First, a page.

White supremacists’ smear campaign against H.R. McMaster has officially begun

Internet trolls and right-wing conspiracy theorists have knives out for Trump's national security adviser.

National Security Adviser H.R. McMaster attends a Cabinet meeting with President Donald Trump, Monday, June 12, 2017, in the Cabinet Room of the White House in Washington. (AP Photo/Andrew Harnik)
National Security Adviser H.R. McMaster attends a Cabinet meeting with President Donald Trump, Monday, June 12, 2017, in the Cabinet Room of the White House in Washington. (AP Photo/Andrew Harnik)

It’s only been six months since Lt. Gen. H.R. McMaster became President Trump’s national security adviser, but white supremacists’ effort to oust him has already begun.

Two senior White House aides told Politico that McMaster, who replaced Michael Flynn in February, is becoming an “increasingly volatile” presence in the White House. Trump had reportedly been considering reassigning McMaster to oversee U.S. military efforts in Afghanistan and replacing him with CIA Director Mike Pompeo. But the aides claimed that newly-appointed Chief of Staff John Kelly gave McMaster assurances this week that his job was safe, prompting McMaster to purge the staff roll of those who had espoused troubling views widely embraced by white supremacists. (Editor’s note: ThinkProgress no longer uses the term “alt-right” to describe racists.)

Unsurprisingly, they quickly began criticizing McMaster.

“MCMASTER PURGES NSC STAFFER FOR WARNING OF ISLAMIST-LEFTIST THREAT,” conspiracy theorist Mike Cernovich tweeted on Wednesday, before proceeding on a tirade about the national security adviser.

Cernovich subsequently claimed that McMaster had “been leaking information to David Petraeus” and “had direct contact with George Soros.” Those claims, plus at least a dozen more, were all published on McMasterleaks.com, a website Cernovich created. The site features an anti-Semitic illustration of Soros and McMaster by right-wing cartoonist Ben Garrison, according to Newsweek.

On Twitter, Cernovich kept the party going. “McMaster’s butler’ [Army intelligence officer] Joel Rayburn is running off the books intelligence operation against Trump loyalists,” he claimed. “Joel Rayburn is spying on people including me, but McMaster will not investigate leaked transcripts. Says it all.” Rayburn did not immediately respond to a request for comment.

In a YouTube video, Cernovich also accused McMaster of being a “Deep State plant” who was “intent on replacing Trump loyalists with Deep State operatives.”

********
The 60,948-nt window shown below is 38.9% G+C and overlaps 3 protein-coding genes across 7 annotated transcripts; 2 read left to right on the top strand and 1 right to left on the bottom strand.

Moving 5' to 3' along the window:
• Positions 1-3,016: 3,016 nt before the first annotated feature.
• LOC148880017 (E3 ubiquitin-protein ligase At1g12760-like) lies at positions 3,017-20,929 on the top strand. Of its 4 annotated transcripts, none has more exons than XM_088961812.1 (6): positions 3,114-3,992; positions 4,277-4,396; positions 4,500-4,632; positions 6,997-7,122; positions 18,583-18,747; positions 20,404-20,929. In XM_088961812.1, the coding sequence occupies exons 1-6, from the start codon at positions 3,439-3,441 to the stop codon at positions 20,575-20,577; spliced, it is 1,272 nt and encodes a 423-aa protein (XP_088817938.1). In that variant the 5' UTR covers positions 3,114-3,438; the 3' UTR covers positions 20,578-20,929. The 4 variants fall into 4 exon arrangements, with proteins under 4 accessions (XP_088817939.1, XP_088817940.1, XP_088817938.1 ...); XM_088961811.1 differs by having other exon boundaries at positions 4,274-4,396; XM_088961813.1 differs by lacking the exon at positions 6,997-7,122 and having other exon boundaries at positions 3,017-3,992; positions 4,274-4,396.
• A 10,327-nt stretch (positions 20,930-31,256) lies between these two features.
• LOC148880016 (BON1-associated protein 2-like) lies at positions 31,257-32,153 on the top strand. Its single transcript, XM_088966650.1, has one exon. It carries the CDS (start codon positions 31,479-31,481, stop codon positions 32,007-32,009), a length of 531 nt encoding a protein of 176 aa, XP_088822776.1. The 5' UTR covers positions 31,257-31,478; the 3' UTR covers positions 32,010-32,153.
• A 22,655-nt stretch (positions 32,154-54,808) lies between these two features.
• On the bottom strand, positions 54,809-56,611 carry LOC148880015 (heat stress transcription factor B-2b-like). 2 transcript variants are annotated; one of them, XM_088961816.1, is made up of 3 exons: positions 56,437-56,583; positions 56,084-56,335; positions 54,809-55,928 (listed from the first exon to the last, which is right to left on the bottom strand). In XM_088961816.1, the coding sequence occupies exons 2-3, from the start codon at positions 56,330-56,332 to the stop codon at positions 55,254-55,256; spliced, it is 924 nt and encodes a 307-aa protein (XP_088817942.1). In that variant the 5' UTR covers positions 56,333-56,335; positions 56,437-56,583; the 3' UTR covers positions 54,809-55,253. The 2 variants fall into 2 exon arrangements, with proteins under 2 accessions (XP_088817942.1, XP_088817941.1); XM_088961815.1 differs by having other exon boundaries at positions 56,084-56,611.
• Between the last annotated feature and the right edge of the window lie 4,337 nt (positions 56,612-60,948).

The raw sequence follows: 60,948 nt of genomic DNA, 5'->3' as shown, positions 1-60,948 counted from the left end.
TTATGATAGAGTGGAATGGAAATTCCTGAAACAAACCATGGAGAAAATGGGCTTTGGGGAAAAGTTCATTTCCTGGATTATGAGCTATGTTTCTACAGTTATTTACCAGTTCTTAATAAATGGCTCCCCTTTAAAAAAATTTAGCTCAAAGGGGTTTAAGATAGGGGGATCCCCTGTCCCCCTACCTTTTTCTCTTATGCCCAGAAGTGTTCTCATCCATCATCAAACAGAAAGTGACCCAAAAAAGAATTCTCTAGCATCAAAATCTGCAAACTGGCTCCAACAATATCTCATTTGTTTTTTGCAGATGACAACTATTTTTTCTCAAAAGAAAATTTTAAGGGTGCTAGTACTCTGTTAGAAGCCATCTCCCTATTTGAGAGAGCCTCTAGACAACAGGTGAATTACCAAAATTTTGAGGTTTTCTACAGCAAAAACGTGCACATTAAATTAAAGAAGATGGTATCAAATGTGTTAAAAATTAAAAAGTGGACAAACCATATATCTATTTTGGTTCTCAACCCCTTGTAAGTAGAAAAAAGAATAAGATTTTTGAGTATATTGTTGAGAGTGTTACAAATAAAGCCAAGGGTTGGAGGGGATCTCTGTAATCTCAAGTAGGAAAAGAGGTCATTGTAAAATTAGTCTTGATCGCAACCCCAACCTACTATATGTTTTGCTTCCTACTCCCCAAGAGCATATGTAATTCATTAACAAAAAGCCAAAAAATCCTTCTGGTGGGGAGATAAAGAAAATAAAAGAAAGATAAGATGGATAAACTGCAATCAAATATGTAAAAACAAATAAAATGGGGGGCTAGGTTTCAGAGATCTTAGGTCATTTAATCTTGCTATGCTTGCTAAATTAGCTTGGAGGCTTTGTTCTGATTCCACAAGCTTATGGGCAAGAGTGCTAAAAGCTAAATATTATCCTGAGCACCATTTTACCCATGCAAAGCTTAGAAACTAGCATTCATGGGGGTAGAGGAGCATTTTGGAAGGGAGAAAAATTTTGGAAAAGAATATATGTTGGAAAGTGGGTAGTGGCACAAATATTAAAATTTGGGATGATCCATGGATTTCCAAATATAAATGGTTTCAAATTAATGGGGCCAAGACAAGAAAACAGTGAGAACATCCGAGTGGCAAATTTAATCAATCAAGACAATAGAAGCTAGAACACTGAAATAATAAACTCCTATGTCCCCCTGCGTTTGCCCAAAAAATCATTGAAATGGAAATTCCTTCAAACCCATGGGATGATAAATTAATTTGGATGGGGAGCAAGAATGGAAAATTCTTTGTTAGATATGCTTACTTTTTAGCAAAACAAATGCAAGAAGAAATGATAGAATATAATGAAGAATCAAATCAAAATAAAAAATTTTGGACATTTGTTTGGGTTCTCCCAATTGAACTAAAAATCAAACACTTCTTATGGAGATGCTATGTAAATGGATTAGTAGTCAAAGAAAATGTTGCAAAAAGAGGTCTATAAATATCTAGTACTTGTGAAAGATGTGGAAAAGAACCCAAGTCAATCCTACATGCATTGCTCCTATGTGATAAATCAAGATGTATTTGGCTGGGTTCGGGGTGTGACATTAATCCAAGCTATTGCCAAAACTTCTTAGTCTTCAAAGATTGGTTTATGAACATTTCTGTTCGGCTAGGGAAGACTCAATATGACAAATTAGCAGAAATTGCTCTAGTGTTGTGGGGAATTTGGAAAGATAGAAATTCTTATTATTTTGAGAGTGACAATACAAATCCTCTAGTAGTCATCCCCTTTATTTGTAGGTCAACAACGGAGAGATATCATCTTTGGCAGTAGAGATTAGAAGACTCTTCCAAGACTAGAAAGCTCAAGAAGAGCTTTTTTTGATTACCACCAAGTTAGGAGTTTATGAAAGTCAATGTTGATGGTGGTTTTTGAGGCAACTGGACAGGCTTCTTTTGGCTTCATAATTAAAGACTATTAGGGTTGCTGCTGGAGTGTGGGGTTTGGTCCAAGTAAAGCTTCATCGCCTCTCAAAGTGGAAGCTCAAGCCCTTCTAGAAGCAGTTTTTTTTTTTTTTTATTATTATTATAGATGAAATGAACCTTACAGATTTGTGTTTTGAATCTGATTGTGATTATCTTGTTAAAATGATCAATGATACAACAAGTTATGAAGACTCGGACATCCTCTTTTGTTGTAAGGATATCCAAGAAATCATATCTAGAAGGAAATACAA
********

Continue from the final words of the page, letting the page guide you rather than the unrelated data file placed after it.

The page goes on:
“He needs to be removed immediately,” Cernovich said.

Cernovich wasn’t alone in stirring the pot. Alex Jones, the founder of conspiracy website InfoWars, got in on the action Thursday, tweeting that McMaster was “targeting long-time Trump loyalists who have been at odds with the career government holdovers.” That same day, Fox News host Sean Hannity tweeted his dismay over reports that McMaster had allowed former National Security Adviser Susan Rice to keep her top secret security clearance.

“What is this? Does H.R. McMaster need to go? Susan Rice? Omg,” he wrote. Hannity also repeated Cernovich’s claim that “deep state” operatives—supposedly inside McMaster’s office—had leaked Trump’s call transcripts.

On the fringe, internet conspiracy theorist Jack Posobiec wondered aloud whether “deep state” operatives in the government—of which he claimed McMaster was a part—were utilizing staff intake forms to target staffers for dismissal.

“Two White House interns recounted how other employees with the Presidential Personnel Office…threatened to blacklist them from the White House internship program if they have posted anything from Yiannopoulos, Jones, or Infowars on their personal social media accounts,” Posobiec wrote in a Medium post on Friday, citing a line in the internship program paperwork that requested an applicant’s social media handles. He also claimed that McMaster had close ties to “NeverTrump megadonor” Paul Singer, and that the staff purge was somehow related.

The backlash to McMaster’s sudden decision to clean house isn’t entirely unprecedented. Many Republicans have had a hard time fitting in with the Trump administration’s more radical loyalists. Both former Chief of Staff Reince Priebus and outgoing Press Secretary Sean Spicer were long suspected of being too “moderate” for Trump’s liking and subsequently became targets of conspiracy theorists like Cernovich outlets like Breitbart. Even in Congress, Republican members frequently find themselves the target of the white supremacists’ ire whenever their stance departs slightly from Trump’s; most recently, many targeted Sen. John McCain (R-AZ), who had voted no on the GOP’s ACA repeal bill and whom Trump had previously said was “not a war hero.”

“I’m pretty sure that God is punishing him,” one 4chan user wrote in the “Politically Incorrect” right-wing message board, referring to McCain’s recent cancer diagnosis. “God made it pretty clear that he supports New Right now.”

That McMaster has incurred the wrath of such trolls for supposedly being part of a “deep state” anti-Trump movement, then, is unsurprising. If people like McCain and Priebus are targeted over mundane administrative and policy-making decisions, it’s safe to assume white supremacists sees McMaster’s staff purge as all-out war.